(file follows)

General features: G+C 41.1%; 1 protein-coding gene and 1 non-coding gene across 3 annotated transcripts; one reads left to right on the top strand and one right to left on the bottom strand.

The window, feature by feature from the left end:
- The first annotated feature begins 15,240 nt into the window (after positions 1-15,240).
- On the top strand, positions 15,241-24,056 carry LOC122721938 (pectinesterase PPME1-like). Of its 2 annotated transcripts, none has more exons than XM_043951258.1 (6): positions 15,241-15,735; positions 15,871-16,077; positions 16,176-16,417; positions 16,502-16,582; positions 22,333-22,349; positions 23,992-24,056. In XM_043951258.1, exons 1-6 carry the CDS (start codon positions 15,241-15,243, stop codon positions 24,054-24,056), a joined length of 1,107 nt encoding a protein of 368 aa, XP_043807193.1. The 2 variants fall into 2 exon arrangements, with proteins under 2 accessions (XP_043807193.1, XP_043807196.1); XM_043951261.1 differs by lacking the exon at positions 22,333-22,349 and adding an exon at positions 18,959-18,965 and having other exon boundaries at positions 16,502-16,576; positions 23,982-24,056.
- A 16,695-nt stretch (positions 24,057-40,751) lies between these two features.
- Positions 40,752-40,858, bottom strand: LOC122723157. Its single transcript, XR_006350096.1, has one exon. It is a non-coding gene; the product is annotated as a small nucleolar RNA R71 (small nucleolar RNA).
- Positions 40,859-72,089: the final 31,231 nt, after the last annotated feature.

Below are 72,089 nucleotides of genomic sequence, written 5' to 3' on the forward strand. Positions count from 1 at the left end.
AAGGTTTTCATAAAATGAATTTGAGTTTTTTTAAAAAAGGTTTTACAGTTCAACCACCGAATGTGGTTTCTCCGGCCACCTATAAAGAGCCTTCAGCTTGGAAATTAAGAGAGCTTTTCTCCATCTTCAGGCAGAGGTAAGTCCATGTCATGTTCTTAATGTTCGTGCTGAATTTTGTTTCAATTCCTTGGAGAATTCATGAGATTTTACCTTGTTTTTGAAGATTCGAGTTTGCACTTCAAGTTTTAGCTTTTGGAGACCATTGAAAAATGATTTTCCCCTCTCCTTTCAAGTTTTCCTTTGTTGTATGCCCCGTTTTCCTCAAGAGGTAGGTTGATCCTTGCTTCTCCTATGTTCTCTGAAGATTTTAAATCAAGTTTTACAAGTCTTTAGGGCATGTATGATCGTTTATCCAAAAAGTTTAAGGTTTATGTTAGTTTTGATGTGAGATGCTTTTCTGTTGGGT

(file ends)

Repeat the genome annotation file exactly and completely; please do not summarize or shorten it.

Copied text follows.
General features: G+C 41.1%; 1 protein-coding gene and 1 non-coding gene across 3 annotated transcripts; one reads left to right on the top strand and one right to left on the bottom strand.

The window, feature by feature from the left end:
- The first annotated feature begins 15,240 nt into the window (after positions 1-15,240).
- On the top strand, positions 15,241-24,056 carry LOC122721938 (pectinesterase PPME1-like). Of its 2 annotated transcripts, none has more exons than XM_043951258.1 (6): positions 15,241-15,735; positions 15,871-16,077; positions 16,176-16,417; positions 16,502-16,582; positions 22,333-22,349; positions 23,992-24,056. In XM_043951258.1, exons 1-6 carry the CDS (start codon positions 15,241-15,243, stop codon positions 24,054-24,056), a joined length of 1,107 nt encoding a protein of 368 aa, XP_043807193.1. The 2 variants fall into 2 exon arrangements, with proteins under 2 accessions (XP_043807193.1, XP_043807196.1); XM_043951261.1 differs by lacking the exon at positions 22,333-22,349 and adding an exon at positions 18,959-18,965 and having other exon boundaries at positions 16,502-16,576; positions 23,982-24,056.
- A 16,695-nt stretch (positions 24,057-40,751) lies between these two features.
- Positions 40,752-40,858, bottom strand: LOC122723157. Its single transcript, XR_006350096.1, has one exon. It is a non-coding gene; the product is annotated as a small nucleolar RNA R71 (small nucleolar RNA).
- Positions 40,859-72,089: the final 31,231 nt, after the last annotated feature.

Below are 72,089 nucleotides of genomic sequence, written 5' to 3' on the forward strand. Positions count from 1 at the left end.
AAGGTTTTCATAAAATGAATTTGAGTTTTTTTAAAAAAGGTTTTACAGTTCAACCACCGAATGTGGTTTCTCCGGCCACCTATAAAGAGCCTTCAGCTTGGAAATTAAGAGAGCTTTTCTCCATCTTCAGGCAGAGGTAAGTCCATGTCATGTTCTTAATGTTCGTGCTGAATTTTGTTTCAATTCCTTGGAGAATTCATGAGATTTTACCTTGTTTTTGAAGATTCGAGTTTGCACTTCAAGTTTTAGCTTTTGGAGACCATTGAAAAATGATTTTCCCCTCTCCTTTCAAGTTTTCCTTTGTTGTATGCCCCGTTTTCCTCAAGAGGTAGGTTGATCCTTGCTTCTCCTATGTTCTCTGAAGATTTTAAATCAAGTTTTACAAGTCTTTAGGGCATGTATGATCGTTTATCCAAAAAGTTTAAGGTTTATGTTAGTTTTGATGTGAGATGCTTTTCTGTTGGGT